Infants at Risk
The Cornucopia Institute has released a report that questions the alleged benefits of adding “novel” omega-3 fatty acids DHA and ARA, produced in laboratories and extracted from algae and fungus, into infant formulas. Formula makers have been marketing infant formula with the added DHA and ARA as “closer than ever to breast milk.” Pediatricians report that these advertisements make it a lot harder for health professionals to convince new mothers to breastfeed. Hospital nurses have often call it “the diarrhea formula” because of its association with long term serious diarrhea, and there is no evidence that these oils actually confer any long term benefit to the infant’s brain and eye development as claimed. Most disturbing is the fact that these fatty acids are extracted with hexane, a petroleum product that certainly does not exist in breast milk and is not allowed in organic foods. Yet the manufactured DHA and ARA are promoted as key ingredients in organic baby formula. The Cornucopia Institute is urging parents of infants who have reacted negatively to the formula to report these adverse reactions to the FDA’s Safety Information and Adverse Event Reporting Program (www.accessdata.fda.gov/scripts/medwatch/). They are petitioning the FDA for a warning label on formulas containing these manufactured oils. For details visit cornucopia.org.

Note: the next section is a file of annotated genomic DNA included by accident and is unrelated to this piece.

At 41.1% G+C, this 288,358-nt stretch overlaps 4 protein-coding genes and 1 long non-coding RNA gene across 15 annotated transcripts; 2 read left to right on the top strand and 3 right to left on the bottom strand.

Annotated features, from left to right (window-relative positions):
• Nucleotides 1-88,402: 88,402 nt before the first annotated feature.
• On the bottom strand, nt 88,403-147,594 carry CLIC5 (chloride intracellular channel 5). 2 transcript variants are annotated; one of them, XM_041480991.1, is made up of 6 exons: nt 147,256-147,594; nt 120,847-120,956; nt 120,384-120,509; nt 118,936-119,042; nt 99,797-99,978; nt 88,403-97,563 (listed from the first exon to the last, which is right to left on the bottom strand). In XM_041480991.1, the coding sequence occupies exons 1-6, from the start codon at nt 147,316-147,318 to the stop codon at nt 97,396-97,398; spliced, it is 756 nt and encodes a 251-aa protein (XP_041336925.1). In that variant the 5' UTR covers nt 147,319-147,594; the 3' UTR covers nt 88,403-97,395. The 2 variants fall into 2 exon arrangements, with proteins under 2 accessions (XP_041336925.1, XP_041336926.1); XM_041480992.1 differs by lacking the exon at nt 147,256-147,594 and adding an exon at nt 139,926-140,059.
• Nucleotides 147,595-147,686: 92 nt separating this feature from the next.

They Were Right
Opponents of fluoridation, often ridiculed as extremists, have been vindicated with the release of a new study in the prestigious Scientific American magazine (January, 2008). According to the article, fluoride can “subtly alter endocrine functions, especially in the thyroid” and also lower IQ. The US Centers for Disease Control lists water fluoridation as one of the ten greatest health achievements of the 20th century. Hard to believe that fluoride provides any benefit at all as pediatric dentistry is the fastest growing discipline in medicine. The American Dental Association has even issued warnings not to mix baby formula with fluoridated water or allow children to overuse fluoridated toothpaste.
Prized Elk Cows
An astute member has sent us an article on elk hunting from the Billings Gazette (January 27, 2008), which includes a 1910 photograph of elk hunters with the following caption: “In those days, cows were prized more than bulls, because hunters believed that cows usually carried more fat and would yield better meat.” Before the food police came along with their lowfat dictums to spoil the basic act of eating, everyone knew that fatty meat was better.